I’ve spent some time in research tonight, word nerd that I am, and I realize that the phrase never meant that the blossom has been separated from the plant. The bloom that is referred to is the sheen, the life, that vivid color that gives the rose its beauty. The bloom signifies vitality–longevity.
When we acquire a possession, it is inevitable that the bloom will fade. Somehow though, it never fails to surprise me. That item, whether it be a painting, or a piece of furniture, or even an automobile, is stunning in its beauty to begin with. I want to sit and take it in; I want to fuss at the grandchildren to keep their feet off of the material; I have to walk out to the garage to polish the surface for just a minute. The surprise comes months later, when I realize that it just hangs on the wall, another framed decoration. I see the children standing on it and playing king-on-the-mountain and merely smile. I see another nick on the door in the Walmart parking lot and only shrug.
The bloom is off the rose.
But, when we speak of people…
I sit and think for a moment and I have it!
Our relationship with people, be it a spouse, our parents, or our friends, is not a single rose. No. A single rose is doomed to wilt, to lose its appeal, to die and be gone. People, along with our relationships with them, are the entire garden.
The entire garden.
In the garden, change is always happening. Buds are developing, overgrowth is being cut away, cultivation is taking place. Each season, more beauty is seen, as the garden is tended. Every year, the anticipation is greater, as the display grows more and more spectacular.
Do the individual blossoms lose their initial outer beauty? Is there disappointment as the astounding glory of this season passes? I would lie if I said no. The petals wilt and fall, the leaves drop to the ground. There is sadness, there is regret. But, there is always the knowledge that more is yet to come, that the beauty of the next season will almost certainly surpass what has come before.
The seeds of the blossoms from past years drop, along with the petals and the leaves, and guarantee the splendor that will be. True–the garden must be cared for, must be tended to continue, but there is never a time when it is less important, less rewarding. Blossoms or no, the garden lives.
Do I have on rose-colored glasses (pun intended)? Am I hopeless in my optimism for the future? Maybe, just a little. I have seen it with my own eyes, though. I have wandered through such gardens.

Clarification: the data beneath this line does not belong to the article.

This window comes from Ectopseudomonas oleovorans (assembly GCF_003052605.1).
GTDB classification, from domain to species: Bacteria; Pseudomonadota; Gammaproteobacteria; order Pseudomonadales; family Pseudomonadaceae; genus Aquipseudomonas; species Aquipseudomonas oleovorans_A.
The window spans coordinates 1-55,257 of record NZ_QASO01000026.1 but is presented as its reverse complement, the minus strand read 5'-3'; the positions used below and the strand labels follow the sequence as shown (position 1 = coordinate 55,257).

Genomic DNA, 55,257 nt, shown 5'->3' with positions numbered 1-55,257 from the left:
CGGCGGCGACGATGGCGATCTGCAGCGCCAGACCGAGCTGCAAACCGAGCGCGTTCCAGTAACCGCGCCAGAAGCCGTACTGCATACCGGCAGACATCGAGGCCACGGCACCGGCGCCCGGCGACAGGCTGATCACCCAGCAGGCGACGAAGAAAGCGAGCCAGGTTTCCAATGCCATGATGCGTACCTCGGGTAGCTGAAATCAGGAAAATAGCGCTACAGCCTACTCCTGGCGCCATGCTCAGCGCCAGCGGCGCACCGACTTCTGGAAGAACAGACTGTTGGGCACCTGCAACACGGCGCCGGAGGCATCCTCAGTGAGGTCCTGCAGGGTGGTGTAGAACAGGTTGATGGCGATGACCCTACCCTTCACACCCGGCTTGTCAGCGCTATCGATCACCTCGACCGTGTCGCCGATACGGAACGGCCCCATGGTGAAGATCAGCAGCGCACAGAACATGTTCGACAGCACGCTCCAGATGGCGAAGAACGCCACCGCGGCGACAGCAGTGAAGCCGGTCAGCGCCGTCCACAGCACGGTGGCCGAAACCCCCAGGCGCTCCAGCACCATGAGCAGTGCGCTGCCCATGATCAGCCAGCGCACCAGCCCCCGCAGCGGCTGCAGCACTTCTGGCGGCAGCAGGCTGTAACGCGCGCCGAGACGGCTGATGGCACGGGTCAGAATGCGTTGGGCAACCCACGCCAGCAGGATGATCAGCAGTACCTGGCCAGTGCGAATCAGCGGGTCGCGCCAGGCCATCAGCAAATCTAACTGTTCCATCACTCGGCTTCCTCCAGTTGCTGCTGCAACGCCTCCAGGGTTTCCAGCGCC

I have seen friendships which last for a lifetime; I have seen brothers and sisters live in harmony through long years; I have seen marriages that do not come to unhappy ends, the principals disappointed and disillusioned with the rose they have plucked from the garden. Husbands and wives do learn to tend to the garden, rather than selfishly demanding a beautiful rose to sit in their vase, never wilting or losing color. The grace of old lovers who still show the beauty of their living, growing relationship is unmistakable and something to be emulated.
It was no coincidence, I think, that when God chose an image so mankind could remember His intent for all creation, He put His creatures in a garden. He put them there to tend the garden and care for it.
It’s still what we’re supposed to be doing today. Look around.
The garden plot stretches out as far as the eye can see.
Oh! I forgot to tell you. There are a few thorns in the garden too. You’ll have to figure them out on your own. I’m guessing you can handle that.
I’ve had to suck on my finger a time or two, also.
“Every time I’ve held a rose, it seems I only felt the thorns.
And so it goes, and so it goes.”
(from “And So It Goes” ~ Billy Joel ~ American singer/songwriter)
“There is hope for the future because God has a sense of humor and we are funny to God.”
(Bill Cosby ~ American comedian/author)
© Paul Phillips. He’s Taken Leave. 2014. All Rights Reserved.